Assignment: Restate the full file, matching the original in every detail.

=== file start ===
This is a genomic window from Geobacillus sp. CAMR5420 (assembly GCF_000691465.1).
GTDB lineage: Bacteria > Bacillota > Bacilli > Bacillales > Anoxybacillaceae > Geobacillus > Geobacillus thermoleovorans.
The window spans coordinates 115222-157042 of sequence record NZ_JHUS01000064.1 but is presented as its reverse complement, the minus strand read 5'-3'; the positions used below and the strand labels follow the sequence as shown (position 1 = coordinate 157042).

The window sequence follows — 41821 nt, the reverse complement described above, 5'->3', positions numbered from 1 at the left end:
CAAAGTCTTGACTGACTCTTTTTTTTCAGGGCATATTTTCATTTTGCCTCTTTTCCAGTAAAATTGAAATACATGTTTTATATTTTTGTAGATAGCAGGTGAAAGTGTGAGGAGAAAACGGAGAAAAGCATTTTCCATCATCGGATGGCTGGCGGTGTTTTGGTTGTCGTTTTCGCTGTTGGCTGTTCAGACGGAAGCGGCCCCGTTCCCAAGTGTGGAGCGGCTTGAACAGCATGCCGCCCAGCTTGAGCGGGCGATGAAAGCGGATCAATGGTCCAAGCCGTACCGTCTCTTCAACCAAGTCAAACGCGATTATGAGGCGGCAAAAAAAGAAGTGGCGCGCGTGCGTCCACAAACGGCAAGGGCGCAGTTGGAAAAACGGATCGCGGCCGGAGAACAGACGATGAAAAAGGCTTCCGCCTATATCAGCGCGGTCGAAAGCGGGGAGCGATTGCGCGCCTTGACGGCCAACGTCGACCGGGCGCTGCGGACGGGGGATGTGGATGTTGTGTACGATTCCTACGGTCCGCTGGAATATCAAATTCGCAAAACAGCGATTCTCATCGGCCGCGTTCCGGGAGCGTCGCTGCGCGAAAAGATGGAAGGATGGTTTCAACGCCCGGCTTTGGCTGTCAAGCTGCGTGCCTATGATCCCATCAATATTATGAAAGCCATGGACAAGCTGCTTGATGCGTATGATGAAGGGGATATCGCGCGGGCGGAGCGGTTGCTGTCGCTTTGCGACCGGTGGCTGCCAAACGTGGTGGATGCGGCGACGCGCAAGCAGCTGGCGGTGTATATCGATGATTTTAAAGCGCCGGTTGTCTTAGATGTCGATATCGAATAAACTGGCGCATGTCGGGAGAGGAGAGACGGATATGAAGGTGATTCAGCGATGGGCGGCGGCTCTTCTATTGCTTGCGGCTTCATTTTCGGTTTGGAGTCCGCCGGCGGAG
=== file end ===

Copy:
This is a genomic window from Geobacillus sp. CAMR5420 (assembly GCF_000691465.1).
GTDB lineage: Bacteria > Bacillota > Bacilli > Bacillales > Anoxybacillaceae > Geobacillus > Geobacillus thermoleovorans.
The window spans coordinates 115222-157042 of sequence record NZ_JHUS01000064.1 but is presented as its reverse complement, the minus strand read 5'-3'; the positions used below and the strand labels follow the sequence as shown (position 1 = coordinate 157042).

The window sequence follows — 41821 nt, the reverse complement described above, 5'->3', positions numbered from 1 at the left end:
CAAAGTCTTGACTGACTCTTTTTTTTCAGGGCATATTTTCATTTTGCCTCTTTTCCAGTAAAATTGAAATACATGTTTTATATTTTTGTAGATAGCAGGTGAAAGTGTGAGGAGAAAACGGAGAAAAGCATTTTCCATCATCGGATGGCTGGCGGTGTTTTGGTTGTCGTTTTCGCTGTTGGCTGTTCAGACGGAAGCGGCCCCGTTCCCAAGTGTGGAGCGGCTTGAACAGCATGCCGCCCAGCTTGAGCGGGCGATGAAAGCGGATCAATGGTCCAAGCCGTACCGTCTCTTCAACCAAGTCAAACGCGATTATGAGGCGGCAAAAAAAGAAGTGGCGCGCGTGCGTCCACAAACGGCAAGGGCGCAGTTGGAAAAACGGATCGCGGCCGGAGAACAGACGATGAAAAAGGCTTCCGCCTATATCAGCGCGGTCGAAAGCGGGGAGCGATTGCGCGCCTTGACGGCCAACGTCGACCGGGCGCTGCGGACGGGGGATGTGGATGTTGTGTACGATTCCTACGGTCCGCTGGAATATCAAATTCGCAAAACAGCGATTCTCATCGGCCGCGTTCCGGGAGCGTCGCTGCGCGAAAAGATGGAAGGATGGTTTCAACGCCCGGCTTTGGCTGTCAAGCTGCGTGCCTATGATCCCATCAATATTATGAAAGCCATGGACAAGCTGCTTGATGCGTATGATGAAGGGGATATCGCGCGGGCGGAGCGGTTGCTGTCGCTTTGCGACCGGTGGCTGCCAAACGTGGTGGATGCGGCGACGCGCAAGCAGCTGGCGGTGTATATCGATGATTTTAAAGCGCCGGTTGTCTTAGATGTCGATATCGAATAAACTGGCGCATGTCGGGAGAGGAGAGACGGATATGAAGGTGATTCAGCGATGGGCGGCGGCTCTTCTATTGCTTGCGGCTTCATTTTCGGTTTGGAGTCCGCCGGCGGAG